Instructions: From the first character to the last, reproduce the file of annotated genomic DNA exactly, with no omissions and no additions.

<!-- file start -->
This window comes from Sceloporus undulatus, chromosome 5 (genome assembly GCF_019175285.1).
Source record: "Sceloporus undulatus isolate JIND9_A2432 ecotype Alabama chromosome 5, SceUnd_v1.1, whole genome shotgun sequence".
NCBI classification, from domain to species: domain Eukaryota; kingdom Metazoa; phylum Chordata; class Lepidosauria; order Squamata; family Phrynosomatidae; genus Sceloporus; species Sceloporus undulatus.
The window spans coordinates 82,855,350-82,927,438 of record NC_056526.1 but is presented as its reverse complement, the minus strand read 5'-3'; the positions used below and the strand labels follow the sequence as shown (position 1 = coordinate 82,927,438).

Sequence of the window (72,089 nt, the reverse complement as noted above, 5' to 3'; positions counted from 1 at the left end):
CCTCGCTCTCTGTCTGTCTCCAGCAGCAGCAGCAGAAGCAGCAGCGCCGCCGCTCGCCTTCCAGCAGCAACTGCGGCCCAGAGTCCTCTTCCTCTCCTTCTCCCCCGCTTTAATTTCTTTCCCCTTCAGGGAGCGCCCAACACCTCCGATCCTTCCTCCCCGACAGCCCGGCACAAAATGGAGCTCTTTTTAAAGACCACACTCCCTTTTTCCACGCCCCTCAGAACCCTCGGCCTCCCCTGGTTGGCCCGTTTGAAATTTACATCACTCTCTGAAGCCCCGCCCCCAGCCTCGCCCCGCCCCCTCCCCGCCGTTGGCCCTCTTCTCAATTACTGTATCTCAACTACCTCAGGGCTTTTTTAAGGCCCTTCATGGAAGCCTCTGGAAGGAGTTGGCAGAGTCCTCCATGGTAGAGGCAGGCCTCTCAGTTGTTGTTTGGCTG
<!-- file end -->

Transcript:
This window comes from Sceloporus undulatus, chromosome 5 (genome assembly GCF_019175285.1).
Source record: "Sceloporus undulatus isolate JIND9_A2432 ecotype Alabama chromosome 5, SceUnd_v1.1, whole genome shotgun sequence".
NCBI classification, from domain to species: domain Eukaryota; kingdom Metazoa; phylum Chordata; class Lepidosauria; order Squamata; family Phrynosomatidae; genus Sceloporus; species Sceloporus undulatus.
The window spans coordinates 82,855,350-82,927,438 of record NC_056526.1 but is presented as its reverse complement, the minus strand read 5'-3'; the positions used below and the strand labels follow the sequence as shown (position 1 = coordinate 82,927,438).

Sequence of the window (72,089 nt, the reverse complement as noted above, 5' to 3'; positions counted from 1 at the left end):
CCTCGCTCTCTGTCTGTCTCCAGCAGCAGCAGCAGAAGCAGCAGCGCCGCCGCTCGCCTTCCAGCAGCAACTGCGGCCCAGAGTCCTCTTCCTCTCCTTCTCCCCCGCTTTAATTTCTTTCCCCTTCAGGGAGCGCCCAACACCTCCGATCCTTCCTCCCCGACAGCCCGGCACAAAATGGAGCTCTTTTTAAAGACCACACTCCCTTTTTCCACGCCCCTCAGAACCCTCGGCCTCCCCTGGTTGGCCCGTTTGAAATTTACATCACTCTCTGAAGCCCCGCCCCCAGCCTCGCCCCGCCCCCTCCCCGCCGTTGGCCCTCTTCTCAATTACTGTATCTCAACTACCTCAGGGCTTTTTTAAGGCCCTTCATGGAAGCCTCTGGAAGGAGTTGGCAGAGTCCTCCATGGTAGAGGCAGGCCTCTCAGTTGTTGTTTGGCTG